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President Joe Biden speaks to the media

President Joe Biden speaks in the East Room of the White House in Washington, D.C. on August 12, 2021. (Photo: Mandel Ngan/AFP via Getty Images)

'Have At It': Biden Welcomes GOP Challenges to New Vaccine Mandates

Republican governors vowing to sue over new vaccine rules are being "cavalier" about their constituents' health, said the president. "This isn't a game."

Kenny Stancil

"Have at it."

That's how President Joe Biden responded Friday when asked about Republican governors' threats to fight his administration's new Covid-19 vaccination requirements in court. Biden rejected GOP accusations of federal overreach as the latest example of right-wing opposition to public health measures amid the ongoing coronavirus pandemic.

"I am so disappointed that particularly some Republican governors have been so cavalier with the health of these kids, so cavalier with the health of their communities," said the president. "We're playing for real here—this isn't a game."

"I don't know of any scientist out there in this field that doesn't think it makes considerable sense to do the six things I've suggested," Biden added, referring to his administration's comprehensive plan to bring the pandemic under control as hospitals in undervaccinated regions are overwhelmed by the ultra-contagious Delta variant and roughly 1,500 Americans die from Covid-19 each day, driving the national death toll above 655,800.

A new study released Friday by the Centers for Disease Control and Prevention found that people in the U.S. who were not fully vaccinated this spring and summer were 11 times more likely to die of Covid-19—and over 10 times more likely to be hospitalized—than those who were fully inoculated.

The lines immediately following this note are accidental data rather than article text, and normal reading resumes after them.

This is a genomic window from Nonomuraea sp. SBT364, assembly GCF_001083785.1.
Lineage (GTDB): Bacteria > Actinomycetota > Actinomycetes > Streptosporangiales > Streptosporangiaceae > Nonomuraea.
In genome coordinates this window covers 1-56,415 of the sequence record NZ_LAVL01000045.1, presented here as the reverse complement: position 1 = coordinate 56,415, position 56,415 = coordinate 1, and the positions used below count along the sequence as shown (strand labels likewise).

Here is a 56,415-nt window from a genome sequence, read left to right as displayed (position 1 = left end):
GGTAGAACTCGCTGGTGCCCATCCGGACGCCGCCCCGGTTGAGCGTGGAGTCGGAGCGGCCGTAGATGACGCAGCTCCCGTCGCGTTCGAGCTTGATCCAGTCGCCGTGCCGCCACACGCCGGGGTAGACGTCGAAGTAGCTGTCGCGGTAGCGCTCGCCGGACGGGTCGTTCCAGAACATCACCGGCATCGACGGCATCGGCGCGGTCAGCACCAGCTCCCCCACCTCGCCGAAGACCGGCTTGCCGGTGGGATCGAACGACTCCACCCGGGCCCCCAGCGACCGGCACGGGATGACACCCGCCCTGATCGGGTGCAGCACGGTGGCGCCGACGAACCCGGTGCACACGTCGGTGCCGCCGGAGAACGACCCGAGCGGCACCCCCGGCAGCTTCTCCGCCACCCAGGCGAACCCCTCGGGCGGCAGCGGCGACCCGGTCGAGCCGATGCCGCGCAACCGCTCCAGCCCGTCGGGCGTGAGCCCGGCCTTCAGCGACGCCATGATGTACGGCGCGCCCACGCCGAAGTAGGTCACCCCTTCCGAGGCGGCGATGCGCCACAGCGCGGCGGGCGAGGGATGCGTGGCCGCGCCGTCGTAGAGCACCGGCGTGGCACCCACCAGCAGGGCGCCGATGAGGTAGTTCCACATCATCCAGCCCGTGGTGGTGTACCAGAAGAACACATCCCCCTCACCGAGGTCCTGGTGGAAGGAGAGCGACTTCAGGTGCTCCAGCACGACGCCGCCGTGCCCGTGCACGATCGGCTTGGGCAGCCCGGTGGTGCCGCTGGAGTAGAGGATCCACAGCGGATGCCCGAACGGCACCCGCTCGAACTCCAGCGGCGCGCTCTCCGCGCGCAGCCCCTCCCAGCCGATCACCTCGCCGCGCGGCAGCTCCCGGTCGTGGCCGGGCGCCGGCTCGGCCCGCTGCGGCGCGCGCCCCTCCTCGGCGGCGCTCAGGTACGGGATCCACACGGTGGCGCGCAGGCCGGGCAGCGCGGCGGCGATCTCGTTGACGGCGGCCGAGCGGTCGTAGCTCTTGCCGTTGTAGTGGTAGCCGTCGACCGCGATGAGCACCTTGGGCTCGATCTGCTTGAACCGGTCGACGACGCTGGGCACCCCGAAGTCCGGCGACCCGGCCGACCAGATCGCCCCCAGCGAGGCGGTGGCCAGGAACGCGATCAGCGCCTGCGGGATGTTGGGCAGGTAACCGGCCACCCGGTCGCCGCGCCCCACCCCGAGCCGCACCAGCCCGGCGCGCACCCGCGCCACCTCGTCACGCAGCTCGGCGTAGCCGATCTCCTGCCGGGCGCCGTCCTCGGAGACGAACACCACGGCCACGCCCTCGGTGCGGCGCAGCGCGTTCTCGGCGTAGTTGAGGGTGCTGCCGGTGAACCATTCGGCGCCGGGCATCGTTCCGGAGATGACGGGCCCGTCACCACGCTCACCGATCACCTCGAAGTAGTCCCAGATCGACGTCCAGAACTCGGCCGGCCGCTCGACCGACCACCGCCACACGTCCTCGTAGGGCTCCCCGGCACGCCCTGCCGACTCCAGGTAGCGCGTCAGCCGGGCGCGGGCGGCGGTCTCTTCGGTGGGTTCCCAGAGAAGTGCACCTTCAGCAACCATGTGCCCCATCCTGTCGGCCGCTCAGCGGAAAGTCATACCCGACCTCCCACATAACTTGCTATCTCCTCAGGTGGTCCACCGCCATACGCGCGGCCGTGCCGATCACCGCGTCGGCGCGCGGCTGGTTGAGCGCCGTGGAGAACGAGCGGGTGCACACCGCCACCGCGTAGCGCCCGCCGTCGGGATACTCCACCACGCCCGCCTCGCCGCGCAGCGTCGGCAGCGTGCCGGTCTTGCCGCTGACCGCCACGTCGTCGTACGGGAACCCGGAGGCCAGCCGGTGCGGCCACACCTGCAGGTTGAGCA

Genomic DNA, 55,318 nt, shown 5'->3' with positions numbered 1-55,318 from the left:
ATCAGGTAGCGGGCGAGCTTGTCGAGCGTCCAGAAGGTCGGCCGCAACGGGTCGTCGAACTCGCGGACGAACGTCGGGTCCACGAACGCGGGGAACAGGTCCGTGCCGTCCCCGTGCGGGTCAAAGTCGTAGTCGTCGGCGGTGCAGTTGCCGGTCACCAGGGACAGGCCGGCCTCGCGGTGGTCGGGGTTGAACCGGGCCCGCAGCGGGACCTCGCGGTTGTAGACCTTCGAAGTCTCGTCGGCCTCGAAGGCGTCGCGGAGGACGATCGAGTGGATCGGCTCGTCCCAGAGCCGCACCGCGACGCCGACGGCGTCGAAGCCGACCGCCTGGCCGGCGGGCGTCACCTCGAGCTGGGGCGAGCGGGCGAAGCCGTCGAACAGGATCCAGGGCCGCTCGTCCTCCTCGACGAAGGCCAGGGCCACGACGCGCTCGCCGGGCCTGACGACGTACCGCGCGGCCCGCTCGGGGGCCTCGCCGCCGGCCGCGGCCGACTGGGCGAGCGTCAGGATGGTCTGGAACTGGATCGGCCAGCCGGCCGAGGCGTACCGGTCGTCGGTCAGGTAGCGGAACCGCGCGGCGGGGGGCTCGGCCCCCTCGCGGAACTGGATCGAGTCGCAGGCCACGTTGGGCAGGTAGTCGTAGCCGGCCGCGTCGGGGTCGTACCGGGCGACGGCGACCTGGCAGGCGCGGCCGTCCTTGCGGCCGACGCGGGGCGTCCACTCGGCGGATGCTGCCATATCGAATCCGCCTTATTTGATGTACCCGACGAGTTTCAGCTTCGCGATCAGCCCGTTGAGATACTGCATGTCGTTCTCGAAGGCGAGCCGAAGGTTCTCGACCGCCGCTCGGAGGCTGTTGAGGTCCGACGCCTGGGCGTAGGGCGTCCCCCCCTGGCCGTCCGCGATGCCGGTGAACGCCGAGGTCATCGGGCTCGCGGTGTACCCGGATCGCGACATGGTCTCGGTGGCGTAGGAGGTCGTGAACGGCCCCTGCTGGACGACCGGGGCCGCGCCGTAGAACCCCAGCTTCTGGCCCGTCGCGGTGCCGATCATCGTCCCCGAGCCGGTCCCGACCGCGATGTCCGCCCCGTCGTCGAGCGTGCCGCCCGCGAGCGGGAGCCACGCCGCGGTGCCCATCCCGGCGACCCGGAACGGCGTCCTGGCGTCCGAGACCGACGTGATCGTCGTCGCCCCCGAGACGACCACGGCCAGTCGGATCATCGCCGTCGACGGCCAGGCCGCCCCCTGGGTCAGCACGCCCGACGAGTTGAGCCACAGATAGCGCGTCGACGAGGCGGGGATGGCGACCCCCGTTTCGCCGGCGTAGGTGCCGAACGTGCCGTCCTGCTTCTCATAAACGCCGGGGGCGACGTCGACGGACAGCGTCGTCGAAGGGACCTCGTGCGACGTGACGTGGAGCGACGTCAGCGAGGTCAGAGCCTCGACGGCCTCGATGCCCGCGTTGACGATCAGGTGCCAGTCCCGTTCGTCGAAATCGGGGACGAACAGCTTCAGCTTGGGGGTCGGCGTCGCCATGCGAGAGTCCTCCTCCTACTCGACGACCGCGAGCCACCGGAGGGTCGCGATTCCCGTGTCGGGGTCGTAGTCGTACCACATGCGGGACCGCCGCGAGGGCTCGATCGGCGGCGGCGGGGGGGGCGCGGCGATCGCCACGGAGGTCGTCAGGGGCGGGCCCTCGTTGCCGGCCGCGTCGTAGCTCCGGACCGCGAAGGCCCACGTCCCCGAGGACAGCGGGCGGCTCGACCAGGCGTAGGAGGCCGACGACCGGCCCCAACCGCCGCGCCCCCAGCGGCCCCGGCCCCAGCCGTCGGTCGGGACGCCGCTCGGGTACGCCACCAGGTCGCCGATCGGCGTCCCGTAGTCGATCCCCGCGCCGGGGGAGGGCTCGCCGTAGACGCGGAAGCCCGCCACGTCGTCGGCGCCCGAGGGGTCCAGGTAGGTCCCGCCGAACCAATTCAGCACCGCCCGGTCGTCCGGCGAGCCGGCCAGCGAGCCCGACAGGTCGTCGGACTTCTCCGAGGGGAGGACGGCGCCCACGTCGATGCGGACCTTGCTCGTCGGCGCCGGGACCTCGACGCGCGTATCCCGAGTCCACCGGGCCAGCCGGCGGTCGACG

During a televised address on Thursday, the president outlined far-reaching vaccination requirements affecting tens of millions of workers. One of the new measures, which will be enforced by the Occupational Safety and Health Administration, requires all employers with more than 100 workers to provide their employees with paid time off to get fully inoculated against Covid-19 or conduct weekly testing.

Another rule requires people who work at healthcare facilities receiving Medicare or Medicaid funding to be vaccinated. In addition, Biden unveiled a mandate requiring all employees of the executive branch as well as contractors who work with the federal government to be vaccinated, with no option for avoidance through regular testing.

While Biden's strategy for boosting inoculation rates elicited praise from public health experts, his announcement was met with swift opposition from right-wing lawmakers and media outlets.

Speaking from a school in Washington, D.C. on Friday, the president did not identify any Republican governors by name, but Texas Gov. Greg Abbott, Arizona Gov. Doug Ducey, Georgia Gov. Brian Kemp, and South Dakota Gov. Kristi Noem are among those who have promised to sue the Biden administration over its new vaccine rules.

As Common Dreams reported earlier on Friday, experts say the Labor Department has the regulatory authority to compel private employers to protect the health of workers and the broader public, including through mandatory vaccination amid a deadly global pandemic.

The New Republic's Matt Ford wrote earlier this year that vaccine mandates have a long history in the U.S., as well as legal precedent established in 1905 by the Supreme Court in Jacobson v. Massachusetts.

Legal challenges to the White House's new vaccine rules are likely to reach the nation's high court, now dominated by right-wing justices, where the federal government's emergency powers under the Commerce Clause of the U.S. Constitution will be put to the test.

Recent polling found that a majority of U.S. adults favor Covid-19 vaccination requirements, with only about one-fifth to one-quarter of respondents opposed.

The Biden administration is already in the midst of a fight with the GOP over mask mandates in schools, which several right-wing governors have attempted to block even as children under 12 remain ineligible for Covid-19 vaccines pending approval from the Food and Drug Administration.

Last week, the Department of Education opened civil rights probes in five states to determine whether prohibitions on mask mandates deny students with disabilities—some of whom are more vulnerable to serious illness from Covid-19—equal access to safe in-person instruction.

If Republican governors "won't help us beat the pandemic," Biden said Thursday, "I will use my power as president to get them out of the way."


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